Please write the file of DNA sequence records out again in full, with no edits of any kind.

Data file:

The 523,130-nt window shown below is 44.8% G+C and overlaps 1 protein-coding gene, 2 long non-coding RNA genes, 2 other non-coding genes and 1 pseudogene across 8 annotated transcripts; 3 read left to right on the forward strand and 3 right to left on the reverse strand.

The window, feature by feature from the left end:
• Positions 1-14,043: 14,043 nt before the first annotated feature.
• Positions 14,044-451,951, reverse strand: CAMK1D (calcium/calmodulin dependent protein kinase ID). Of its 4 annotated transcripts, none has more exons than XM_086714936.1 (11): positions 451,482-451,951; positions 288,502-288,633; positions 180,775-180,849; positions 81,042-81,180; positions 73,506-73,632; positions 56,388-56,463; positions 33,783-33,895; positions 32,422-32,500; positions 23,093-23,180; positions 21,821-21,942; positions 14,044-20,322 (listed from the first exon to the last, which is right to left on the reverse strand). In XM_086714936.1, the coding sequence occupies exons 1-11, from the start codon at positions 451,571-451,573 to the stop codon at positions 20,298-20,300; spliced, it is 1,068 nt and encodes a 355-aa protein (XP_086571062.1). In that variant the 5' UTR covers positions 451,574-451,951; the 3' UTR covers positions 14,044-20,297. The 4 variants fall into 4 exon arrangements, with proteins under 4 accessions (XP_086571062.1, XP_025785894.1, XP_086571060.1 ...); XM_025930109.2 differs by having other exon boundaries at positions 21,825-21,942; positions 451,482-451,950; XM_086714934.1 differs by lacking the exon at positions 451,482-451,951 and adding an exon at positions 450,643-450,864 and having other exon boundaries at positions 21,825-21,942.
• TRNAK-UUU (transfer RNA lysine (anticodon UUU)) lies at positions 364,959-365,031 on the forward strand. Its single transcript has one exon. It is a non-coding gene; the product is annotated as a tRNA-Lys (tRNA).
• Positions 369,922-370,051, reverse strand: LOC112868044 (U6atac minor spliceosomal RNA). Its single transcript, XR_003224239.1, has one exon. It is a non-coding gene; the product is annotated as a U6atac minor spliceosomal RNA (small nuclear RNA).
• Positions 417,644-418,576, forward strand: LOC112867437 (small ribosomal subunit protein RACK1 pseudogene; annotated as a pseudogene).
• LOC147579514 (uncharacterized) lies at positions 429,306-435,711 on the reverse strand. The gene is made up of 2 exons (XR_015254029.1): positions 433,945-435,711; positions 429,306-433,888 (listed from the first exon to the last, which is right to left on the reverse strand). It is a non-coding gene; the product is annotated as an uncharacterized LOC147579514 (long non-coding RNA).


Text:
The 523,130-nt window shown below is 44.8% G+C and overlaps 1 protein-coding gene, 2 long non-coding RNA genes, 2 other non-coding genes and 1 pseudogene across 8 annotated transcripts; 3 read left to right on the forward strand and 3 right to left on the reverse strand.

The window, feature by feature from the left end:
• Positions 1-14,043: 14,043 nt before the first annotated feature.
• Positions 14,044-451,951, reverse strand: CAMK1D (calcium/calmodulin dependent protein kinase ID). Of its 4 annotated transcripts, none has more exons than XM_086714936.1 (11): positions 451,482-451,951; positions 288,502-288,633; positions 180,775-180,849; positions 81,042-81,180; positions 73,506-73,632; positions 56,388-56,463; positions 33,783-33,895; positions 32,422-32,500; positions 23,093-23,180; positions 21,821-21,942; positions 14,044-20,322 (listed from the first exon to the last, which is right to left on the reverse strand). In XM_086714936.1, the coding sequence occupies exons 1-11, from the start codon at positions 451,571-451,573 to the stop codon at positions 20,298-20,300; spliced, it is 1,068 nt and encodes a 355-aa protein (XP_086571062.1). In that variant the 5' UTR covers positions 451,574-451,951; the 3' UTR covers positions 14,044-20,297. The 4 variants fall into 4 exon arrangements, with proteins under 4 accessions (XP_086571062.1, XP_025785894.1, XP_086571060.1 ...); XM_025930109.2 differs by having other exon boundaries at positions 21,825-21,942; positions 451,482-451,950; XM_086714934.1 differs by lacking the exon at positions 451,482-451,951 and adding an exon at positions 450,643-450,864 and having other exon boundaries at positions 21,825-21,942.
• TRNAK-UUU (transfer RNA lysine (anticodon UUU)) lies at positions 364,959-365,031 on the forward strand. Its single transcript has one exon. It is a non-coding gene; the product is annotated as a tRNA-Lys (tRNA).
• Positions 369,922-370,051, reverse strand: LOC112868044 (U6atac minor spliceosomal RNA). Its single transcript, XR_003224239.1, has one exon. It is a non-coding gene; the product is annotated as a U6atac minor spliceosomal RNA (small nuclear RNA).
• Positions 417,644-418,576, forward strand: LOC112867437 (small ribosomal subunit protein RACK1 pseudogene; annotated as a pseudogene).
• LOC147579514 (uncharacterized) lies at positions 429,306-435,711 on the reverse strand. The gene is made up of 2 exons (XR_015254029.1): positions 433,945-435,711; positions 429,306-433,888 (listed from the first exon to the last, which is right to left on the reverse strand). It is a non-coding gene; the product is annotated as an uncharacterized LOC147579514 (long non-coding RNA).